Meanwhile, I’ve started a few more projects, one of which is to use several squares from a 15-sided biscornu stitch along and instead stitch them onto a small scrap of linen. I plan to make a needle book out of it, which should prove handy. This is being done on 35ct white linen; that means there are 35 threads in every inch of fabric. The stitches are done “over 2″ which means each stitch covers two threads of warp or weft in the fabric. So each stitch is roughly 1/17” — this thing is tiny. I love it. I want to make 800 of it, but then I wouldn’t have time for other projects.

Of course, it’s also making me go cross-eyed from trying to count threads. The photo, being taken with the macro setting of my camera, is slightly deceptive in that it makes the threads look rather larger than they actually are. They are teeny tiny. I think today I will have to appropriate the husband’s daylight spectrum lamp and someday I will have one of those neck-hanging magnifying glasses and three cats on my lap and my stitching and I will be an Old Lady at 30. Which is fine. I can’t wait to be an Old Lady; I plan to be exceedingly eccentric.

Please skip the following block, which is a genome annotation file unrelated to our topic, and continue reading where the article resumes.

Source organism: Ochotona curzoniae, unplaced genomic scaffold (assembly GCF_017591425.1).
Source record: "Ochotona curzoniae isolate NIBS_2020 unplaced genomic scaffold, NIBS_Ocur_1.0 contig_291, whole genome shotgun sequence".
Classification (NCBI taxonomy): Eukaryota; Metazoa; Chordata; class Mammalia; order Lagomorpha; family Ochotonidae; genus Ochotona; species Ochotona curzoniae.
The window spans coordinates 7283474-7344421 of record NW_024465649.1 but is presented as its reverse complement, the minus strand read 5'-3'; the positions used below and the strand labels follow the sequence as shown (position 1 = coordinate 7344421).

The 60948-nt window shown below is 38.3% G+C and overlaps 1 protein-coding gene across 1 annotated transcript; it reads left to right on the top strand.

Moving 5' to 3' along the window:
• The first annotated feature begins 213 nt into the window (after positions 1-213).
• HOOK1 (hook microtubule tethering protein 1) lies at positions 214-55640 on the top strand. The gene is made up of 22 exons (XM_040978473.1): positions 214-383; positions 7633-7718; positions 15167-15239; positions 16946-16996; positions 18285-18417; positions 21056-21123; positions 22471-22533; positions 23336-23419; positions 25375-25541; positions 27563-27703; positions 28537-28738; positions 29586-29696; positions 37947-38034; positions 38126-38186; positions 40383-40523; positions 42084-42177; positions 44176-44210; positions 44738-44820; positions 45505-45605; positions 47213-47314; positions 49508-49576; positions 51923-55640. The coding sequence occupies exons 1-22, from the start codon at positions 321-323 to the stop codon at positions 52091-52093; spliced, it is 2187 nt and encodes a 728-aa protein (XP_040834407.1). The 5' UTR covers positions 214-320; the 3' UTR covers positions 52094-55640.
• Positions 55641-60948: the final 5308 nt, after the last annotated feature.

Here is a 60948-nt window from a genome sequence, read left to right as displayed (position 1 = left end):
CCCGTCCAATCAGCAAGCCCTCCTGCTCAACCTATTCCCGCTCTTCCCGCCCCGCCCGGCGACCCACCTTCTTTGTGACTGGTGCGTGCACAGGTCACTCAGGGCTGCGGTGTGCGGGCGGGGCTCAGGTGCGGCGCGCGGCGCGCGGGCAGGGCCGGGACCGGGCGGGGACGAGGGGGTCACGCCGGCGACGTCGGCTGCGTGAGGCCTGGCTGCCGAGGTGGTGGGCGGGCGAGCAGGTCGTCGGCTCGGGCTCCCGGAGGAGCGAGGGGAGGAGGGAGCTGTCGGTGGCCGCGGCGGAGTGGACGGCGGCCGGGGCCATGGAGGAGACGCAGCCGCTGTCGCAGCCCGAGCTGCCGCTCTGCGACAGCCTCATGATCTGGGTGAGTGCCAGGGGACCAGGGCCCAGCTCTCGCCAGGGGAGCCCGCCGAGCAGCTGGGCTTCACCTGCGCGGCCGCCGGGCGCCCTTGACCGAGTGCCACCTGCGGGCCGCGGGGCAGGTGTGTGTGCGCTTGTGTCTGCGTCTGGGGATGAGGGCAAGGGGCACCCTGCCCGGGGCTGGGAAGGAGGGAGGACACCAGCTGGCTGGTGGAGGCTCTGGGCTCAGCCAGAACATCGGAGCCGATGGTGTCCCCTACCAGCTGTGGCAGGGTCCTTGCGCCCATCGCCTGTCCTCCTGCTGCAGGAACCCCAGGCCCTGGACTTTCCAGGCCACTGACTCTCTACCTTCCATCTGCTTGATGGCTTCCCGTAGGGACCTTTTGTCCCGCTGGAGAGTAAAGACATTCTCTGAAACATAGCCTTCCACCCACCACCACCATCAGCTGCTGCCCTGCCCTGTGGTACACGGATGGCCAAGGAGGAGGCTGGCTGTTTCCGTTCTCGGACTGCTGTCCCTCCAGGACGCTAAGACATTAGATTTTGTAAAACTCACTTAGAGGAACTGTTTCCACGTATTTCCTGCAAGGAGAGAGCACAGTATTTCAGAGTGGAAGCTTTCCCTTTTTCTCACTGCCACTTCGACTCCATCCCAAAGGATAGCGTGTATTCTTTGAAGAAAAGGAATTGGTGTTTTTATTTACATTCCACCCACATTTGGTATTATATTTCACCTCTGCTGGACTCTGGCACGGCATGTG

That’s Right: More Needlework

Besides knitting, crochet, sewing, and embroidery, I’ve also recently rediscovered cross stitch. Threeish years ago I realized it would be a great medium for rendering 8-bit video game sprites, and I was all over some Subversive Cross Stitch (still am, really; I find it highly amusing). But I have to admit that my interest in all the fiber arts is sort of similar to the way some people view religion: It’s a connection to those who came before me, repeated rituals, shared knowledge. I joined the SCA to learn card weaving (which is handy, portable, and cheap), and have been known to occasionally lament the historical inauthenticity of my spinning wheel. But that’s really another story for another time.